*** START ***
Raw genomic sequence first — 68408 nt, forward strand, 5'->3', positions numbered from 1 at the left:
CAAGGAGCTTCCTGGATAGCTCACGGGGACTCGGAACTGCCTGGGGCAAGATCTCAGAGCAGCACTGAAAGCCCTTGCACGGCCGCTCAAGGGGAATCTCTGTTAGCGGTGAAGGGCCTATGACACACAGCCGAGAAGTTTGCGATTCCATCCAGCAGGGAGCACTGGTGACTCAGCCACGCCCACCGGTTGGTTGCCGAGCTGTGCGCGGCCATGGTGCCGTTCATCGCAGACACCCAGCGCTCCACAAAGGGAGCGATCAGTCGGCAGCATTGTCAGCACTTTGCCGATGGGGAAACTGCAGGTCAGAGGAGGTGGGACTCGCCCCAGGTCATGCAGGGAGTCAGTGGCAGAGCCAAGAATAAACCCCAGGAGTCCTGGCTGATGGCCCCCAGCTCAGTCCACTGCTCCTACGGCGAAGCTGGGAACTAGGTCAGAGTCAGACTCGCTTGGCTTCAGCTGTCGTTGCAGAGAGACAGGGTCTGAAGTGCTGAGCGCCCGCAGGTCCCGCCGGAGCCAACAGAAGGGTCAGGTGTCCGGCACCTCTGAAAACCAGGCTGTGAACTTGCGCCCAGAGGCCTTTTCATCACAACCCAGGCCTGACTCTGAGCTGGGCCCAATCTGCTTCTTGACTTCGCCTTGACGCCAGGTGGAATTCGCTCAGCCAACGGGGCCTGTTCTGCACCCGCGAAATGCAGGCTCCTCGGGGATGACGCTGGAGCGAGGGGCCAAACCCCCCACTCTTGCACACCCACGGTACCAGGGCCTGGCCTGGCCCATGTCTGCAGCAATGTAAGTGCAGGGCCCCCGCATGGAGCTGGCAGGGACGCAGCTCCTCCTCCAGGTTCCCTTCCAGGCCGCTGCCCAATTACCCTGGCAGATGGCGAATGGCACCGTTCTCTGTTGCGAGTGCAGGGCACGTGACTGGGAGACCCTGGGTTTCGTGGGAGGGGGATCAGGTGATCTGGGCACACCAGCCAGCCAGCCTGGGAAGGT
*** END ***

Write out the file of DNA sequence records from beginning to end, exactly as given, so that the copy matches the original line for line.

Raw genomic sequence first — 68408 nt, forward strand, 5'->3', positions numbered from 1 at the left:
CAAGGAGCTTCCTGGATAGCTCACGGGGACTCGGAACTGCCTGGGGCAAGATCTCAGAGCAGCACTGAAAGCCCTTGCACGGCCGCTCAAGGGGAATCTCTGTTAGCGGTGAAGGGCCTATGACACACAGCCGAGAAGTTTGCGATTCCATCCAGCAGGGAGCACTGGTGACTCAGCCACGCCCACCGGTTGGTTGCCGAGCTGTGCGCGGCCATGGTGCCGTTCATCGCAGACACCCAGCGCTCCACAAAGGGAGCGATCAGTCGGCAGCATTGTCAGCACTTTGCCGATGGGGAAACTGCAGGTCAGAGGAGGTGGGACTCGCCCCAGGTCATGCAGGGAGTCAGTGGCAGAGCCAAGAATAAACCCCAGGAGTCCTGGCTGATGGCCCCCAGCTCAGTCCACTGCTCCTACGGCGAAGCTGGGAACTAGGTCAGAGTCAGACTCGCTTGGCTTCAGCTGTCGTTGCAGAGAGACAGGGTCTGAAGTGCTGAGCGCCCGCAGGTCCCGCCGGAGCCAACAGAAGGGTCAGGTGTCCGGCACCTCTGAAAACCAGGCTGTGAACTTGCGCCCAGAGGCCTTTTCATCACAACCCAGGCCTGACTCTGAGCTGGGCCCAATCTGCTTCTTGACTTCGCCTTGACGCCAGGTGGAATTCGCTCAGCCAACGGGGCCTGTTCTGCACCCGCGAAATGCAGGCTCCTCGGGGATGACGCTGGAGCGAGGGGCCAAACCCCCCACTCTTGCACACCCACGGTACCAGGGCCTGGCCTGGCCCATGTCTGCAGCAATGTAAGTGCAGGGCCCCCGCATGGAGCTGGCAGGGACGCAGCTCCTCCTCCAGGTTCCCTTCCAGGCCGCTGCCCAATTACCCTGGCAGATGGCGAATGGCACCGTTCTCTGTTGCGAGTGCAGGGCACGTGACTGGGAGACCCTGGGTTTCGTGGGAGGGGGATCAGGTGATCTGGGCACACCAGCCAGCCAGCCTGGGAAGGT